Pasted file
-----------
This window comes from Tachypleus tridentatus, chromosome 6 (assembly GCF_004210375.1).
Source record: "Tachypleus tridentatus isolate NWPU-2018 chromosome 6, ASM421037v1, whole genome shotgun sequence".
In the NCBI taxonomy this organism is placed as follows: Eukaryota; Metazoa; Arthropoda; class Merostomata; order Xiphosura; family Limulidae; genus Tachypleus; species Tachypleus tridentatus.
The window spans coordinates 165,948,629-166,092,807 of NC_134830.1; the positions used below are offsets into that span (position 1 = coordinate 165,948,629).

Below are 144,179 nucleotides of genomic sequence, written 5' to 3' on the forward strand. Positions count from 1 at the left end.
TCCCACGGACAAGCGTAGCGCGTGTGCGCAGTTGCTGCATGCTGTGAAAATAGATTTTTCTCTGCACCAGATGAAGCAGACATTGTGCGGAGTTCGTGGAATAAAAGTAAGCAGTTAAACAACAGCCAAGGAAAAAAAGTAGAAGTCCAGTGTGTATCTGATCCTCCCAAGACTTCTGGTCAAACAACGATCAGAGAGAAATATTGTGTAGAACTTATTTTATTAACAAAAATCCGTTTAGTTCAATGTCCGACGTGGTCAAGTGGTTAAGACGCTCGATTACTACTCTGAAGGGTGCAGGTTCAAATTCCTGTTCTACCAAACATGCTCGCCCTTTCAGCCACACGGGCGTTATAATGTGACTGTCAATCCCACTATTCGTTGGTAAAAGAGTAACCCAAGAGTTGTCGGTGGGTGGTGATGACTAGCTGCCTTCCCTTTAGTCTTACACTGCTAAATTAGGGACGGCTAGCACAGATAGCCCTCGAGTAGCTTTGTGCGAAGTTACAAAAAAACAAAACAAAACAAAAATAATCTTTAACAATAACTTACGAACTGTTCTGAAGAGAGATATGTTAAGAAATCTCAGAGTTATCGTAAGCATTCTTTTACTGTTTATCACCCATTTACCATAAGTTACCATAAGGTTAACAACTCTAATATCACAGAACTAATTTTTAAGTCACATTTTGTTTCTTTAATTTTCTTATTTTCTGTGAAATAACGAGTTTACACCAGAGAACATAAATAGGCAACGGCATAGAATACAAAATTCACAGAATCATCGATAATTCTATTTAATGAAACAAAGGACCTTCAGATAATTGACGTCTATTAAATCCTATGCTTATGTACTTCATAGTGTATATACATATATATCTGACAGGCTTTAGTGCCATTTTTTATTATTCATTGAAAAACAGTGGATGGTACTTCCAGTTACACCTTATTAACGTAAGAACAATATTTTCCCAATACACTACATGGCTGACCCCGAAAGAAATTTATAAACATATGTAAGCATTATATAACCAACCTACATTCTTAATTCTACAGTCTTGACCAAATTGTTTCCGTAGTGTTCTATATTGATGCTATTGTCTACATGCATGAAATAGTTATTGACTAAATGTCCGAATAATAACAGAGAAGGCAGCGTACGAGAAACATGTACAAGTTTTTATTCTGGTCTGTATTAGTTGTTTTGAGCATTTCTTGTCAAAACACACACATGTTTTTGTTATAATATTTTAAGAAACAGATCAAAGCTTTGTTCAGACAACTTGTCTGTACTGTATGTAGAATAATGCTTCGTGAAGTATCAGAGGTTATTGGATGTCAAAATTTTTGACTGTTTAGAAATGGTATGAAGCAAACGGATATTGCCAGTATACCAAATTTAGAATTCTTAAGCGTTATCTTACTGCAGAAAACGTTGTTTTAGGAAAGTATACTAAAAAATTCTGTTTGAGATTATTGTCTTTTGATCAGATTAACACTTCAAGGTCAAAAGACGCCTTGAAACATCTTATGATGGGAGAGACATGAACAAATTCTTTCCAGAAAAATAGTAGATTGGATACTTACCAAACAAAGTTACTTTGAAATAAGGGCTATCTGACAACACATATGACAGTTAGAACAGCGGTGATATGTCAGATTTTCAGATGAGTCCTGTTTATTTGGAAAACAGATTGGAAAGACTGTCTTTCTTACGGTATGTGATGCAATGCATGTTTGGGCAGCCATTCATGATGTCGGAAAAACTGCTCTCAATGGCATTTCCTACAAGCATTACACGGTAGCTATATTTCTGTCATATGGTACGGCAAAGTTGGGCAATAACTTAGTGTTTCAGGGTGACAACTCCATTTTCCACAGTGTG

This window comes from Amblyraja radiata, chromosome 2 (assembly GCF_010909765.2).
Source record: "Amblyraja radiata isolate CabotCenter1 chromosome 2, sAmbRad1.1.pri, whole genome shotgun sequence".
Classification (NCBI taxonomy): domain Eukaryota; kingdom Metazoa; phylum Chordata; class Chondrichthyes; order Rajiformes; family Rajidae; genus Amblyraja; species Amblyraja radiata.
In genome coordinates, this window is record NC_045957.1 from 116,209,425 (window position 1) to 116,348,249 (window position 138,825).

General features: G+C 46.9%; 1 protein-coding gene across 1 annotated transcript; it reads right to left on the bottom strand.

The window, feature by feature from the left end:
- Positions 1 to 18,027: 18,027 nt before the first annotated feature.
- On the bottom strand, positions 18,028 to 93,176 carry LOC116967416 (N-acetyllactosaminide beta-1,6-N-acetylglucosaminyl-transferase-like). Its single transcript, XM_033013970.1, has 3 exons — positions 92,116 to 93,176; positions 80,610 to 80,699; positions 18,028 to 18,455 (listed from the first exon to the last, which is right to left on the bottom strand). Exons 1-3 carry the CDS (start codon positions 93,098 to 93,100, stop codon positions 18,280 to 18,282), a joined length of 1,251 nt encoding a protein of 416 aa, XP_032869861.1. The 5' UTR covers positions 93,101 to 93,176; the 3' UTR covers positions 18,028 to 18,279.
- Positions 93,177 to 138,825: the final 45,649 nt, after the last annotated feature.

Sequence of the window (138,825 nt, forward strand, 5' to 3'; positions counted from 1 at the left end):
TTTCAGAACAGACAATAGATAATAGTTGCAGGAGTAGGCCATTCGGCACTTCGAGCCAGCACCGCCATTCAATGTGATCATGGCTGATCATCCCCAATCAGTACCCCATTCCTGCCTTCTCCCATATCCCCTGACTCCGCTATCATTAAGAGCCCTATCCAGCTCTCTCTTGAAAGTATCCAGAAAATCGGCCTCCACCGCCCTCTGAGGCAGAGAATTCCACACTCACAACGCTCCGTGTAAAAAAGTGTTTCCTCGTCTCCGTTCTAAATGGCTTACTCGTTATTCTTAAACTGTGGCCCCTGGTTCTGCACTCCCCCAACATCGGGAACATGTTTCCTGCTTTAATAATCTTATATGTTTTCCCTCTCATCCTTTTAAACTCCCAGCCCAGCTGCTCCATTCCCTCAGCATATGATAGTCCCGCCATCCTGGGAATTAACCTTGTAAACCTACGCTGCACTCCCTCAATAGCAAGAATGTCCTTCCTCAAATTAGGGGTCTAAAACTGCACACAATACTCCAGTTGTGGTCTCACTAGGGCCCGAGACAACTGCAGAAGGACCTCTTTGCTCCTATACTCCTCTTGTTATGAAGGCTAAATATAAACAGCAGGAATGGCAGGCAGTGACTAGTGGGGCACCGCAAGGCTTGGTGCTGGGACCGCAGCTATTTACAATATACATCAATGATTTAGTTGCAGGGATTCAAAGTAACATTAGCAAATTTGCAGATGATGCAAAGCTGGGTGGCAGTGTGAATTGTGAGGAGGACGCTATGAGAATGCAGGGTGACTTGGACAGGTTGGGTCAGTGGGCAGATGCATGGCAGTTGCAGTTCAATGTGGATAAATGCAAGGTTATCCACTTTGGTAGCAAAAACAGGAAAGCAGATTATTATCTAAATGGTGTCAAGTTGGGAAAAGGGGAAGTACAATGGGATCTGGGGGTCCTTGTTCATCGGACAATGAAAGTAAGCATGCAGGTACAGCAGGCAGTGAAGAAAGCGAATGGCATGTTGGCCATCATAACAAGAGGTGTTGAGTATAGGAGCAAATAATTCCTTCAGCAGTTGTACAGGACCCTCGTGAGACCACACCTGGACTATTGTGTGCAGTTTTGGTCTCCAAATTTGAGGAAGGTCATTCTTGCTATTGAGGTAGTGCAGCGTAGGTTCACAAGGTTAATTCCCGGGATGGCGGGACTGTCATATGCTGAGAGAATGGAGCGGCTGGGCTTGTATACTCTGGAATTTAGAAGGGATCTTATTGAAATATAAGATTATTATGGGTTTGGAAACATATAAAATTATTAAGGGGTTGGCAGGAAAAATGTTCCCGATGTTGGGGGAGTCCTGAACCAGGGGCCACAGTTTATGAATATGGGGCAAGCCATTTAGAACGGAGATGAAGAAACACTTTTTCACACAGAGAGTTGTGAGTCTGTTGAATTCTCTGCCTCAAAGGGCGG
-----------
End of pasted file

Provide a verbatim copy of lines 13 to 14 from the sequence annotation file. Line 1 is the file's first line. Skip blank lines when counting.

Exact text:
- Positions 1 to 18,027: 18,027 nt before the first annotated feature.
- On the bottom strand, positions 18,028 to 93,176 carry LOC116967416 (N-acetyllactosaminide beta-1,6-N-acetylglucosaminyl-transferase-like). Its single transcript, XM_033013970.1, has 3 exons — positions 92,116 to 93,176; positions 80,610 to 80,699; positions 18,028 to 18,455 (listed from the first exon to the last, which is right to left on the bottom strand). Exons 1-3 carry the CDS (start codon positions 93,098 to 93,100, stop codon positions 18,280 to 18,282), a joined length of 1,251 nt encoding a protein of 416 aa, XP_032869861.1. The 5' UTR covers positions 93,101 to 93,176; the 3' UTR covers positions 18,028 to 18,279.